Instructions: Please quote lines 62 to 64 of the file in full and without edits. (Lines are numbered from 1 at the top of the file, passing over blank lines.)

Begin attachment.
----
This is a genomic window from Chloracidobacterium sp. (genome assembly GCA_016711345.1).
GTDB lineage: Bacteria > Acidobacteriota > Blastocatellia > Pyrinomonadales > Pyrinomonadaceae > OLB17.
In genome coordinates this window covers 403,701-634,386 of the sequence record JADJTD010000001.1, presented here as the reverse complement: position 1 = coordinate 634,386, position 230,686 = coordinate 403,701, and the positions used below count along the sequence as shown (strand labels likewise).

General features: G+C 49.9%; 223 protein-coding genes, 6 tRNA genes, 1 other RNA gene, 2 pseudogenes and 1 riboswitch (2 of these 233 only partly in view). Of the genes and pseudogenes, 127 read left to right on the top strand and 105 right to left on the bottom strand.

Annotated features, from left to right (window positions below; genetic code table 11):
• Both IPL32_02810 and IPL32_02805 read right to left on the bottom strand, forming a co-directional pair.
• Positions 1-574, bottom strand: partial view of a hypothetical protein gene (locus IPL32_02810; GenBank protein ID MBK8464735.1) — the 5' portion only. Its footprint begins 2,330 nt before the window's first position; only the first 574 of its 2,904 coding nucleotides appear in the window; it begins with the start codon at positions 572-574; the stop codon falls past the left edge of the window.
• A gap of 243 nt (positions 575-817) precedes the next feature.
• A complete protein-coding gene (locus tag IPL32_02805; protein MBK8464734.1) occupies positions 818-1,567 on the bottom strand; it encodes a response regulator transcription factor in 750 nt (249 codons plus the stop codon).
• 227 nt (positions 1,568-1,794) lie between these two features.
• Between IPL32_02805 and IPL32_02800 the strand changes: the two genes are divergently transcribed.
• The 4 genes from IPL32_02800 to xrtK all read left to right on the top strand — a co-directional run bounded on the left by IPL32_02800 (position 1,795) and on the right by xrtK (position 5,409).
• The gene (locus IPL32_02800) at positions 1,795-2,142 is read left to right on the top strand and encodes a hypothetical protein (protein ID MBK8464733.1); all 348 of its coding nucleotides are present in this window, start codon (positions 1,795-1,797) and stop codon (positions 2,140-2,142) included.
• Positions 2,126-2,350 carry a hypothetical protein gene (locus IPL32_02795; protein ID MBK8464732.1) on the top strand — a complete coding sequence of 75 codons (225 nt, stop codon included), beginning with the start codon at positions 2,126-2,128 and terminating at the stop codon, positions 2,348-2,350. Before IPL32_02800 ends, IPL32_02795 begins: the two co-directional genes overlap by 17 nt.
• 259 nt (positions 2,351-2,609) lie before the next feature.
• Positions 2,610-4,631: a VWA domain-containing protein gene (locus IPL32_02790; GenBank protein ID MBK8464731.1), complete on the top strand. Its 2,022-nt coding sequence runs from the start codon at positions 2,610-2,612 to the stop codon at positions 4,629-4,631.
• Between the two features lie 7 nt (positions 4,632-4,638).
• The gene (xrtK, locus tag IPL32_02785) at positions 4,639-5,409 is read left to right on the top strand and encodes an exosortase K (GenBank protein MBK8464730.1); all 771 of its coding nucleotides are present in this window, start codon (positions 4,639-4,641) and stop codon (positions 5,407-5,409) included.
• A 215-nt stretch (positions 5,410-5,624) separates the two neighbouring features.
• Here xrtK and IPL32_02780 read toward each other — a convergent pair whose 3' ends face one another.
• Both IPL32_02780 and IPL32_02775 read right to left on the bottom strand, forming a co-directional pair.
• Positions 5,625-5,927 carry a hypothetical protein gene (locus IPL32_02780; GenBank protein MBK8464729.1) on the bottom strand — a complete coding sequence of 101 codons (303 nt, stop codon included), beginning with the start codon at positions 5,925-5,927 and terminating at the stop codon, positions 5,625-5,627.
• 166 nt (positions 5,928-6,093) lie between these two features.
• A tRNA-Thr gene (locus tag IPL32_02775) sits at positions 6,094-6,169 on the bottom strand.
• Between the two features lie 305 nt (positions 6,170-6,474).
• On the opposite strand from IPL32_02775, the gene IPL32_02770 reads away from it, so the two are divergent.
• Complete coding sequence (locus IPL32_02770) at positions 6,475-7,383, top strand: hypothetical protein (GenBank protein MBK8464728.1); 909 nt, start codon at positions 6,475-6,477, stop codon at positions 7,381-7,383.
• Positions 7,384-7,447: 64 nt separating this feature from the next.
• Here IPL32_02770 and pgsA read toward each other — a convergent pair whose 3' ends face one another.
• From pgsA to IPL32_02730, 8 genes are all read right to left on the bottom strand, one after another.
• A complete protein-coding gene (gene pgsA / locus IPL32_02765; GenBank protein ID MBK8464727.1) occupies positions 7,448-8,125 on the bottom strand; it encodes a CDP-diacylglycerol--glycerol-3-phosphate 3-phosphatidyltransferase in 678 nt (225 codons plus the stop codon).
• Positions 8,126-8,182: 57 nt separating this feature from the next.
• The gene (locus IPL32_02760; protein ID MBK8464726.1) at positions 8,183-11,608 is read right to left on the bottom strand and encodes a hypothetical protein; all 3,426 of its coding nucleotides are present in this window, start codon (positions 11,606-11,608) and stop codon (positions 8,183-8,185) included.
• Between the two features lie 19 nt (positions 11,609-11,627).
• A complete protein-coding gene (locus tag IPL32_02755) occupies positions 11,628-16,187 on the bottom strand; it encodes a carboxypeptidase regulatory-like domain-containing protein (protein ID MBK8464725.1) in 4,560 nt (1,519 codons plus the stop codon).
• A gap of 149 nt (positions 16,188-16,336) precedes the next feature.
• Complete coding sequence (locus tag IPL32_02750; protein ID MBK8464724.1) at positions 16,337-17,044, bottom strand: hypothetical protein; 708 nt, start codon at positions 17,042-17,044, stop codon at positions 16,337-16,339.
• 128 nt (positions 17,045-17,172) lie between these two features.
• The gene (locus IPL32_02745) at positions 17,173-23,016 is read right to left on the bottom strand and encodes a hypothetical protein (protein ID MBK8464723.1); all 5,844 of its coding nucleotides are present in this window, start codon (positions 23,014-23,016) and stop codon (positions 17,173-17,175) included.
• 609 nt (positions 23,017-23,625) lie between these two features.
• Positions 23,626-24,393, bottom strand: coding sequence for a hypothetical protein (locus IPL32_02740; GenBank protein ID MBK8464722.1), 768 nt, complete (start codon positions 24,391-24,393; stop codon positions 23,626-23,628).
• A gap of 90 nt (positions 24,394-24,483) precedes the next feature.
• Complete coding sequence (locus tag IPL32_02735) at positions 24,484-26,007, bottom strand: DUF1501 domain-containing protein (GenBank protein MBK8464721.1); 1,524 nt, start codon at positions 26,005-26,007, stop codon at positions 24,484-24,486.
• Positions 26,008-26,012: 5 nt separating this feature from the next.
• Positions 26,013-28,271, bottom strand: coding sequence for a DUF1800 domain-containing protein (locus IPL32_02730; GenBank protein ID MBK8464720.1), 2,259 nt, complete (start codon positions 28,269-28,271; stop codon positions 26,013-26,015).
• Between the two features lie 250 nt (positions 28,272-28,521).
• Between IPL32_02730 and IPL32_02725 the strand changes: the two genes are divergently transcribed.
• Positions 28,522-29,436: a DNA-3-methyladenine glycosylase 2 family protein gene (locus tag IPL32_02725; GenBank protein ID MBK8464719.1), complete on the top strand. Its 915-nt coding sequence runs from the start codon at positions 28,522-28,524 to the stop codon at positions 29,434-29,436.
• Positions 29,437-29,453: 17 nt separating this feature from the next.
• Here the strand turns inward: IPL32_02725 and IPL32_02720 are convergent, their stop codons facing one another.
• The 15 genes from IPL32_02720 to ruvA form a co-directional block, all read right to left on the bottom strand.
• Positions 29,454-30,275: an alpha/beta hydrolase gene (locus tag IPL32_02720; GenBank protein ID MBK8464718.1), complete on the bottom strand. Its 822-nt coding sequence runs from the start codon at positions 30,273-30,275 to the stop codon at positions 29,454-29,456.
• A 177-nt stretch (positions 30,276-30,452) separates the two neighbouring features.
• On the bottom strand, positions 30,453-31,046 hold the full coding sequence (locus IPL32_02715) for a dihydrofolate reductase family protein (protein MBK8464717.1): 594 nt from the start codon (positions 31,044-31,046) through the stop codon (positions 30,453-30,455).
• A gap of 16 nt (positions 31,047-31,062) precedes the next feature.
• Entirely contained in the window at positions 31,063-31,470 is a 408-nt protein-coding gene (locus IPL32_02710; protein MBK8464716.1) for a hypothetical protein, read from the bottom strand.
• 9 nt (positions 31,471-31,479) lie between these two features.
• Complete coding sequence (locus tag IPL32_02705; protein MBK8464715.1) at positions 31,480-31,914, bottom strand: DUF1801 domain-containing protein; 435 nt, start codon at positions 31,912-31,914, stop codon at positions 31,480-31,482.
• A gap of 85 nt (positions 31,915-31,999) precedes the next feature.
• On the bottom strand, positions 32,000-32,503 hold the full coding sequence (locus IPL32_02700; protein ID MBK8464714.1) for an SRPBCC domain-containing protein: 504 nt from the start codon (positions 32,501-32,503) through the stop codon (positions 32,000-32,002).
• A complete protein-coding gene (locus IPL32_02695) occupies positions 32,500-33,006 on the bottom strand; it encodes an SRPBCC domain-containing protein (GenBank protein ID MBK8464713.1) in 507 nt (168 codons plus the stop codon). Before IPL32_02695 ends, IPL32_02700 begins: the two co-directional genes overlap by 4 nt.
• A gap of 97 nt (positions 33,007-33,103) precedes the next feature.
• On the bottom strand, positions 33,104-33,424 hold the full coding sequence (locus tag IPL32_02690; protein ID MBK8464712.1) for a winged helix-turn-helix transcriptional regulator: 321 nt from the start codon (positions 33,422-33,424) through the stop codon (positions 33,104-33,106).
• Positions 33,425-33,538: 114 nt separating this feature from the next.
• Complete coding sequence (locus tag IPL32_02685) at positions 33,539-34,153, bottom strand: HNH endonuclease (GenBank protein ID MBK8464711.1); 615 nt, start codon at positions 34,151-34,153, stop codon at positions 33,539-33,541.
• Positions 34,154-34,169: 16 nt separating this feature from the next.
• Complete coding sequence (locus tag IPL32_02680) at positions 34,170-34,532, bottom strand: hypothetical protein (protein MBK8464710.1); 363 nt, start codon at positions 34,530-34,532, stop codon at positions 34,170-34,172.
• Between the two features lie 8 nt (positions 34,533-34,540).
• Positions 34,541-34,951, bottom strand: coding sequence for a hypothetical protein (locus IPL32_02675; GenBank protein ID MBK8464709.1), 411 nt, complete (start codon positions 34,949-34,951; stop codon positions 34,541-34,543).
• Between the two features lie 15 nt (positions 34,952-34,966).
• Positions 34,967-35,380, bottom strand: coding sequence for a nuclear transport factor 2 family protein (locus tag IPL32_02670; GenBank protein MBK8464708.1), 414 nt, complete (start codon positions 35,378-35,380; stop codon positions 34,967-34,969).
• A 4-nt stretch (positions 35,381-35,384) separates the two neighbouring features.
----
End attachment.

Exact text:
• A gap of 97 nt (positions 33,007-33,103) precedes the next feature.
• On the bottom strand, positions 33,104-33,424 hold the full coding sequence (locus tag IPL32_02690; protein ID MBK8464712.1) for a winged helix-turn-helix transcriptional regulator: 321 nt from the start codon (positions 33,422-33,424) through the stop codon (positions 33,104-33,106).
• Positions 33,425-33,538: 114 nt separating this feature from the next.